Millennium Post

Living Life, Box Size

No visitors! No posters on the wall! No loud music! No iron or electric kettle to be found! Or else your deposit will be fortified. These are just a few obnoxious rules of living in a PG.

Probably the only place where the guest pays for living in a ‘shrinking box-size prison’ called Paying Guest accommodation, in short, a PG. This description may seem a little exaggerated but the emotion behind it is shared by many around. 

Students and job aspirants come to Delhi from around the country in search of better prospects. The overloaded walls with PG advertisements, in every nook and corner, welcome these aspirants with a surety of desired hospitality.

Little do they know, that their dreams are feeding a potential business for property dealers and owners in the city. Especially with the admission season picking up after declaration of results of various courses in Delhi University (DU) and other eminent institutions – the fact that most  DU colleges do not provide residential facilities, increases the demand for PG accommodation. The experience of many suggests that the quest to find a decent place to live is as arduous  as securing admission to  a good college. 

“Students have some special needs that are difficult to meet. Renting out to students is a headache as it requires more security and regular maintenance. Young boys and girls come here every year in search of ‘a home like atmosphere with all facilities from food to WiFi, which obviously pinch pockets more than just an unfurnished room on rent,” a property dealer in Lajpat Nagar said. 

“We want our kids to be safe in this big place, so we prefer PG  over flats. Especially for girls it’s better to live in PG. The charges are a little exorbitant, but we cannot compromise on their safety,” said a mother whose daughters are studying at Ramjas College.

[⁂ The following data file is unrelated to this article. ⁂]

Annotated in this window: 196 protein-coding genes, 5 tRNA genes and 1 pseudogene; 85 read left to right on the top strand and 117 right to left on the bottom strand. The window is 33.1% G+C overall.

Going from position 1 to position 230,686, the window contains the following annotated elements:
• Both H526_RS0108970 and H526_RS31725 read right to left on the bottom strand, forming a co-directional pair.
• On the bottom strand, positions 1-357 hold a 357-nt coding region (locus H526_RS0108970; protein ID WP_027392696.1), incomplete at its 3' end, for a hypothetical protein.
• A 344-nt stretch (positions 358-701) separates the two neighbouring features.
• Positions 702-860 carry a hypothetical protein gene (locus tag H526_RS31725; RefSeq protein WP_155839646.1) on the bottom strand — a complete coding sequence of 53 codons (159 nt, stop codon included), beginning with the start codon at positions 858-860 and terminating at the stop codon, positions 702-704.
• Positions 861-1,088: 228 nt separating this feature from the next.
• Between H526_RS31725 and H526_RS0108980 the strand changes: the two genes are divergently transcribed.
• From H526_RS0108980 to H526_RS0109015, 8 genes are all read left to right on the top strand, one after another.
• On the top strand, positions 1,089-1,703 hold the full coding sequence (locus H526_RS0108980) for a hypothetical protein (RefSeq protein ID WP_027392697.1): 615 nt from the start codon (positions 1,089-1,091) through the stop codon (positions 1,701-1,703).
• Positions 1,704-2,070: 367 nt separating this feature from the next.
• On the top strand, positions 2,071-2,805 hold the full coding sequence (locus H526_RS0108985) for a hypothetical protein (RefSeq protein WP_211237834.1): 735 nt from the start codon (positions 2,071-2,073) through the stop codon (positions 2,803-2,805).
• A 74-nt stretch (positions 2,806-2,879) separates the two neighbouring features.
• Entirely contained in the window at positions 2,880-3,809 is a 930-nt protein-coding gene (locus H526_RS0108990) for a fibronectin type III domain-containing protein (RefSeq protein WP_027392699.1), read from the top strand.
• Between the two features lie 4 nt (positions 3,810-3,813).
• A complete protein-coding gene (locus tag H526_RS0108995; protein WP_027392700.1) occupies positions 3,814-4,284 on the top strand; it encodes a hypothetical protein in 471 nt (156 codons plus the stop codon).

Students living in PG accommodation have some horror stories to share. Priya Choudhary from Bhilai said, “In the blistering heat of summer, I roamed around various localities to find a peaceful place to prepare for the civil service exam, who would have known it would be such an onerous task. Since I am from a lower middle-class family money was the biggest constraint. The only places that were within my budget were in the outskirts. I ended up sharing a big hall like a room with six other girls, I didn’t have any option at that hour.”

Some get lucky in their PG hunt, while for the rest it is an endless search. Suchi Singh, a student at Maharaja Agrasen College speaks about her “unlucky” experience, “It’s been five years since I moved out of my home initially for graduation and then higher studies, I am yet to find a decent place to live. After every six months or so, I keep switching places which do not burn a hole in my pocket. Most of the so-called PGs are nothing more than rat holes where there is no proper light or ventilation”.  

Another student Pooja Gupta said “Nobody is concerned about your needs or comfort until or unless you can pay them on time. Leaving a PG is just as difficult as finding one in the first place. When one has to move out suddenly one can forget about getting back the security money.”

Kaustubh Khanduri a current resident of Sarita Vihar said: “Before moving to Sarita Vihar,  my friend and I looked at options in Kalkaji, Govindpuri, and Lajpat Nagar as we got fed up of living in the PG and wanted some freedom.  During the search, we had to deal some real shady dealers.”

“We rejected many places because the entrance to the apartments was through the kitchen and it 
was too narrow  for even a chair to pass through, let alone other stuff,” he added.

PG owners find ingenious means to get hapless students to fork out more. Some use cardboard walls to create three rooms out of one. Some don’t even show that courtesy and put curtains in place of doors that too, in PGs for girls. On being asked about the absence of the door a PG owner curtly said: “Girls here are fine with this if you have a problem look somewhere else”.

The scenario is brighter in Gurgaon and Noida. Rishwa Amaranth resident of Gurgaon says, “ Even though I have to travel a bit more, living conditions are far better in Gurgaon. The PG owners here are more attentive to the needs of students and working executives. It’s easier on our pockets too.”

Recently a student community called Pinjra tod prepared a list of PG accommodation which should be blacklisted as they are unfit for living, such initiatives would help out-station students avoid these pigeon holes.
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